Modulation Transfer Function (MTF) charts are a very commonly used tool in the photo industry for measuring and describing how sharp a particular lens is. However, it’s a system that is largely enigmatic to those outside the realm of optic experts and camera gearheads.
For those of you who don’t want to learn how to read MTF charts, camera gear testing service DxOMark has announced a new metric that boils a lens’ sharpness down to a single easy-to-understand-and-compare number: the Perceptual Megapixel. Read more…
Last week camera testing service DxOMark announced that the Nikon D800 had earned the highest sensor quality score ever awarded. Roger Cicala of LensRentals wanted to see for himself how much of an advantage the D800′s 36.3MP sensor had over its competition, so he did some sensor resolution tests on the camera, comparing it to the Canon 5D Mark III, 5D Mark II, and Nikon D700. His conclusion?
[...] there’s no question the D800 can actually get those pixels to show up in the final product (assuming your final product is a big print – they’re going to be wasted posting on your Facebook page). But you’d better have some really good glass in front of it. I don’t think the 28-300 superzooms are going to cut it with this camera.
In the real world, highest possible resolution is nice to know about and talk about, but usually not of critical importance compared to other factors. You’ll be able to make superb images with any decent lens for an 8 X 10 or even 11 X 16 print. But if you’re getting the camera because of the resolution, it makes sense to know which lenses will allow all of that resolution to be utilized. Just in case you get that job that needs billboard sized prints.
You probably know that stopping down (i.e. increasing your f-stop number) can increase the sharpness of your subject, but how much should you stop down to boost resolution without losing that nice, creamy bokeh? Roger Cicala did some research on this question and writes:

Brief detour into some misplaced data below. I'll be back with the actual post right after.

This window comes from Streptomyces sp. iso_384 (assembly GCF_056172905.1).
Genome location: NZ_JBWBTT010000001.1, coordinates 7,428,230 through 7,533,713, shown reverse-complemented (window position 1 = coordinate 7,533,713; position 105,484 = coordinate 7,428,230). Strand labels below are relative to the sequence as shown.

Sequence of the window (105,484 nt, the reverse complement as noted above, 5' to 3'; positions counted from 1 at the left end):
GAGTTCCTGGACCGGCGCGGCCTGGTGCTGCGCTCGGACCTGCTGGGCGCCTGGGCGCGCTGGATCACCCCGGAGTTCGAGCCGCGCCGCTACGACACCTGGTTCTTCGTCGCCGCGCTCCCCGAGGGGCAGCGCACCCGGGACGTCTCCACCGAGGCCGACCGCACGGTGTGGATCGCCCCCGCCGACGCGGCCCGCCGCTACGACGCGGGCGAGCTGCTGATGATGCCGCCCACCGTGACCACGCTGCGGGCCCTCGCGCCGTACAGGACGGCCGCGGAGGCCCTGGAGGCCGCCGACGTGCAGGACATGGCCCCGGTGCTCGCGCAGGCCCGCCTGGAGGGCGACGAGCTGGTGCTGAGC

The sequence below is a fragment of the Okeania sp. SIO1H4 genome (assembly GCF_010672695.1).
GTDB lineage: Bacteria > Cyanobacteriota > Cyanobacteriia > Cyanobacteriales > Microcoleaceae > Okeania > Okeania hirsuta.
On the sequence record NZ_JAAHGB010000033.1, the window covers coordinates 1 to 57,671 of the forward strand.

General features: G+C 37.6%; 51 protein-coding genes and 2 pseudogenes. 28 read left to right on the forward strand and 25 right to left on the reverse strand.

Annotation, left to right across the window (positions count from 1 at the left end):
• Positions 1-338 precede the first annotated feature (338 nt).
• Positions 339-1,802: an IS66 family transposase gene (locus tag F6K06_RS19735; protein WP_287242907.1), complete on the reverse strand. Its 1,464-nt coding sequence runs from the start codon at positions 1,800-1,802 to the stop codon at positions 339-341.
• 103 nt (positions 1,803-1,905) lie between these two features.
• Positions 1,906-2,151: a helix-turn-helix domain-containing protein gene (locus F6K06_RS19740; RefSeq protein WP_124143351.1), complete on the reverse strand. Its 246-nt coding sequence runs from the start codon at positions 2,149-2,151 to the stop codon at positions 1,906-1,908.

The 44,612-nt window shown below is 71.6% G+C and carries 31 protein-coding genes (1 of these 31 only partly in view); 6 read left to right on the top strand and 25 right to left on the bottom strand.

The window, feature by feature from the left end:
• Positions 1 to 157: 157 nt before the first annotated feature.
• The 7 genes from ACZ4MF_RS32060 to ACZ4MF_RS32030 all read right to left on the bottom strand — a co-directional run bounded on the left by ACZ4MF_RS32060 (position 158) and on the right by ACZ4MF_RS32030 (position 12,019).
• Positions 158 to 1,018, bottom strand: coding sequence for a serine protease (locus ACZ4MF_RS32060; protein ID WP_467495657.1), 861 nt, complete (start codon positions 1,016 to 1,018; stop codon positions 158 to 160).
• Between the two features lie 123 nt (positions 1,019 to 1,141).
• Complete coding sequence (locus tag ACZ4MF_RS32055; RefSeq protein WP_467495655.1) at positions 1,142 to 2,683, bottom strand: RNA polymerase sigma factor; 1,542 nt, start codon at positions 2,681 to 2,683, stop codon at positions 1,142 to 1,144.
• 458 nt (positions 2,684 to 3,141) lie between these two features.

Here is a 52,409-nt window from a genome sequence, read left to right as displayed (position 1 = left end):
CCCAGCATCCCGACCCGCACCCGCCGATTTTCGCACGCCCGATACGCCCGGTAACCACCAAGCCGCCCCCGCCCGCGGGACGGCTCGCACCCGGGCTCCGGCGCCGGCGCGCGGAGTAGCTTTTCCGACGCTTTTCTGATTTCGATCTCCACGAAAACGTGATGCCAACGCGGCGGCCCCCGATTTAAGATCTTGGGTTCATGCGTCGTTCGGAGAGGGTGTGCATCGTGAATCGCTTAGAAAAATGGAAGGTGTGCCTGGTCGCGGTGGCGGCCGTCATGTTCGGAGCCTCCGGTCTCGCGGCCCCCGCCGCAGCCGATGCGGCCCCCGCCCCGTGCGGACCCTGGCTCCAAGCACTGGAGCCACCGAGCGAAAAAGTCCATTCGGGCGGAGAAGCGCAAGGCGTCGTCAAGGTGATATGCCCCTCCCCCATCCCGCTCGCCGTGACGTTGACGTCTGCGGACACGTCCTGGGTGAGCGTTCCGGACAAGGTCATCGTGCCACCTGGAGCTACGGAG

For those lenses that do benefit, stopping down just to f/2.0 provides the majority of resolution improvement. The difference between wide open and f/2.0 is generally much greater than the difference between f/2.0 and the maximum resolution.
Getting the edges and corners sharp requires stopping down to at least f/4 for most wide-aperture primes, and some really need f/5.6. Stopping down to f/2.8 may maximize center sharpness but often makes only a slight difference in the corners, at least on a full-frame camera.
None of the lenses performed any better after f/5.6 (for the center) or f/8 for the corners. Most were clearly getting softer at f/11.
If you’re using a wide-aperture lens, stopping down to just f/2.0 will reap big gains in sharpness while still keeping the depth-of-field narrow. Furthermore, for some lenses you don’t really even need to worry about stopping down for sharpness, since it hasn’t a relatively negligible effect on the outcome.
One of the things you’ve likely seen when looking at product or review pages for lenses is an MTF chart, used by manufacturers to give consumers an idea of how sharp a particular lens is. If you’ve never gotten around to learning how to interpret these charts, here’s a helpful 10-minute video tutorial on the subject. Luminous Landscape and Cambridge in Colour have great tutorials on this as well if you’re more comfortable with text-based tutorials.